Frontiers in cellular neuroscience

The Combination of Long-term Ketamine and Extinction Training Contributes to Fear Erasure by Bdnf Methylation.

PMID 28473755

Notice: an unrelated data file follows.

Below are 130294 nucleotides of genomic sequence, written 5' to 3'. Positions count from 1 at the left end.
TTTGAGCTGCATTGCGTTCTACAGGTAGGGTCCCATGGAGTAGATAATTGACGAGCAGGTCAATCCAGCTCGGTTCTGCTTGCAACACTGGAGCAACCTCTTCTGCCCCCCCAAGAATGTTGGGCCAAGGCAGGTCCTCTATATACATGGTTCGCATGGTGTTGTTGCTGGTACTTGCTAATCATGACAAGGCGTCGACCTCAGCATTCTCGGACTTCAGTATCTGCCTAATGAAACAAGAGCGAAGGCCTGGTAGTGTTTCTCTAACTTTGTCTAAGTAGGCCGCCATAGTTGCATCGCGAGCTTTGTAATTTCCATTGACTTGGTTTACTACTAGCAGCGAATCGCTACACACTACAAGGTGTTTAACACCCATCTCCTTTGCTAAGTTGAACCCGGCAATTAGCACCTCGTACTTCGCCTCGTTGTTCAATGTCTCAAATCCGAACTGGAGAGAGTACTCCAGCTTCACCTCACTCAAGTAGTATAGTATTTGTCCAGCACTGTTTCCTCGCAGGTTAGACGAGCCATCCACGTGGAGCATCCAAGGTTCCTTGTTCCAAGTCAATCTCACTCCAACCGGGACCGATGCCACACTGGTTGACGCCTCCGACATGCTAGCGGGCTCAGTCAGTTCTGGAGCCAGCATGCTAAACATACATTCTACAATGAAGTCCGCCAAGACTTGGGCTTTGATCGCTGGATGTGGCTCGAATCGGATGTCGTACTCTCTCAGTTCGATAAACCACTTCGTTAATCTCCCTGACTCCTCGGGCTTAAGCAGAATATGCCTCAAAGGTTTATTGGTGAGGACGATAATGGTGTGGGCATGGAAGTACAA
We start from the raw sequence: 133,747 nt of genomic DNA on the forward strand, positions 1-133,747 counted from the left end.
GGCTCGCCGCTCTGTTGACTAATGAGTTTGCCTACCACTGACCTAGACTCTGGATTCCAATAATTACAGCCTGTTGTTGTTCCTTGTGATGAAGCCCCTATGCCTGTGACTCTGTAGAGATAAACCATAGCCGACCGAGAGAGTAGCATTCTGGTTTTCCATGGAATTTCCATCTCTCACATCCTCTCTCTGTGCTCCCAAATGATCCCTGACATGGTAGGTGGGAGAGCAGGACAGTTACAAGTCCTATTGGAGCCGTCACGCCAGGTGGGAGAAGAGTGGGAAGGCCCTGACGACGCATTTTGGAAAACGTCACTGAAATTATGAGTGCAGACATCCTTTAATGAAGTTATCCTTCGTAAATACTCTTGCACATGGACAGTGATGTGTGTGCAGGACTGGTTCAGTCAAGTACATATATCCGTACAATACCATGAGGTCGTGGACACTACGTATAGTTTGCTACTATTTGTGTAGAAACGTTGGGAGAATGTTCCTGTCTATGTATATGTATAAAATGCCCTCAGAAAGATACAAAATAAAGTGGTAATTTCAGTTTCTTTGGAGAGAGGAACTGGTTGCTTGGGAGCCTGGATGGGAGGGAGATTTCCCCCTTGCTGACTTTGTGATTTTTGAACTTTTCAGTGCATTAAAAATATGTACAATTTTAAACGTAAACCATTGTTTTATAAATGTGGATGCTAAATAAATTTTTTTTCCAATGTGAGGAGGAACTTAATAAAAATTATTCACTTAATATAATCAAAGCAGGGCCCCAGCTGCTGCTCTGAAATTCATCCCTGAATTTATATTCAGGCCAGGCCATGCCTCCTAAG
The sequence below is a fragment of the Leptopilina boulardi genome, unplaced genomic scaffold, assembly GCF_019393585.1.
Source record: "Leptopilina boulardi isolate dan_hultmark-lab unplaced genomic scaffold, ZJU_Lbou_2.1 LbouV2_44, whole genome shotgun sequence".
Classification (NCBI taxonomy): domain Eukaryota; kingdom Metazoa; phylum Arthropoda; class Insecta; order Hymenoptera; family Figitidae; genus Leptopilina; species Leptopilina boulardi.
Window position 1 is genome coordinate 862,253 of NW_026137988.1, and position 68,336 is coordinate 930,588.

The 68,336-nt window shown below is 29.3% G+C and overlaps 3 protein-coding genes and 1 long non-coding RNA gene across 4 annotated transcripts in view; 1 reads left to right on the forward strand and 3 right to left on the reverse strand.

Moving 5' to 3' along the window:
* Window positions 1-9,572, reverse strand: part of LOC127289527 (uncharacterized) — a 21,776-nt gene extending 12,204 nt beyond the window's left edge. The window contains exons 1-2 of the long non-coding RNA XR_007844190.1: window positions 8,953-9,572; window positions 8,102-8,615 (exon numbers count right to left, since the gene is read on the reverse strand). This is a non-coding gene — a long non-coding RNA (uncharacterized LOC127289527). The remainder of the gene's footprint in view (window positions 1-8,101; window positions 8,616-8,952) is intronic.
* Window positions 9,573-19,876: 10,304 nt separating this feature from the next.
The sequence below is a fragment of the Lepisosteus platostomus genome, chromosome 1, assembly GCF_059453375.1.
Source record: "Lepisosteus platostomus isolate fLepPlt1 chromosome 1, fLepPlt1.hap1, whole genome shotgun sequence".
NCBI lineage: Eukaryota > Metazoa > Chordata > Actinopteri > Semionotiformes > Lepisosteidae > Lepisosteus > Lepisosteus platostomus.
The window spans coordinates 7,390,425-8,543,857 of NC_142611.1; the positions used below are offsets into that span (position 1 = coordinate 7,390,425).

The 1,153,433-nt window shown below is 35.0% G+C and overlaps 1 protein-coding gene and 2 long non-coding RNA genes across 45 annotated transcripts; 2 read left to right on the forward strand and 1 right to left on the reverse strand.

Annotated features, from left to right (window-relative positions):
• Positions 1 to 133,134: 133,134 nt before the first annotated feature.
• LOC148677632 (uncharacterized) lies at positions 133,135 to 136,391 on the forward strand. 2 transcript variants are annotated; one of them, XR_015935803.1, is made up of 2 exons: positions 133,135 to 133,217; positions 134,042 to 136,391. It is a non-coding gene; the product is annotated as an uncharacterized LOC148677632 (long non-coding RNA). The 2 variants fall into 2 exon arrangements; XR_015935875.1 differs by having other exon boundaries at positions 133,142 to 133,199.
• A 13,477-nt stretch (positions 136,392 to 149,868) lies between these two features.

A combination of antidepressant drugs and psychotherapy exhibits more promising efficacy in treating fear disorders than either treatment alone, but underlying mechanisms of such treatments remain largely unknown. Here we investigated the role of DNA methylation of the brain-derived neurotrophic factor (Bdnf) gene in the therapeutic effects of ketamine in combination with extinction training in a mouse model of post-traumatic stress disorder (PTSD) induced by inescapable electric foot shocks (IFS). Male mice received ketamine for 22 consecutive days starting 1 h after the IFS (long-term ketamine treatment) or 2 h prior to the extinction training on days 15 and 16 after the IFS (short-term ketamine treatment). The Open Field (OF) and Elevated Plus Maze (EPM) tests were conducted on days 18 and 20. The spontaneous recovery and fear renewal tests were performed on day 23. Mice, subjected to IFS, exhibited anxiety-like behavior and fear relapse, accompanied by the increased levels of DNA methyltransferases, hyper-methylation of Bdnf gene, and decreased BDNF mRNA expression in the medial prefrontal cortex (mPFC) and hippocampus (HIP). Long-term treatment with ketamine combined with extinction training alleviated the IFS-induced abnormalities. These results suggest that long-term ketamine treatment in combination with extinction training may ameliorate fear relapse in the murine model of PTSD, at least in part, by normalizing DNA methylation of Bdnf gene.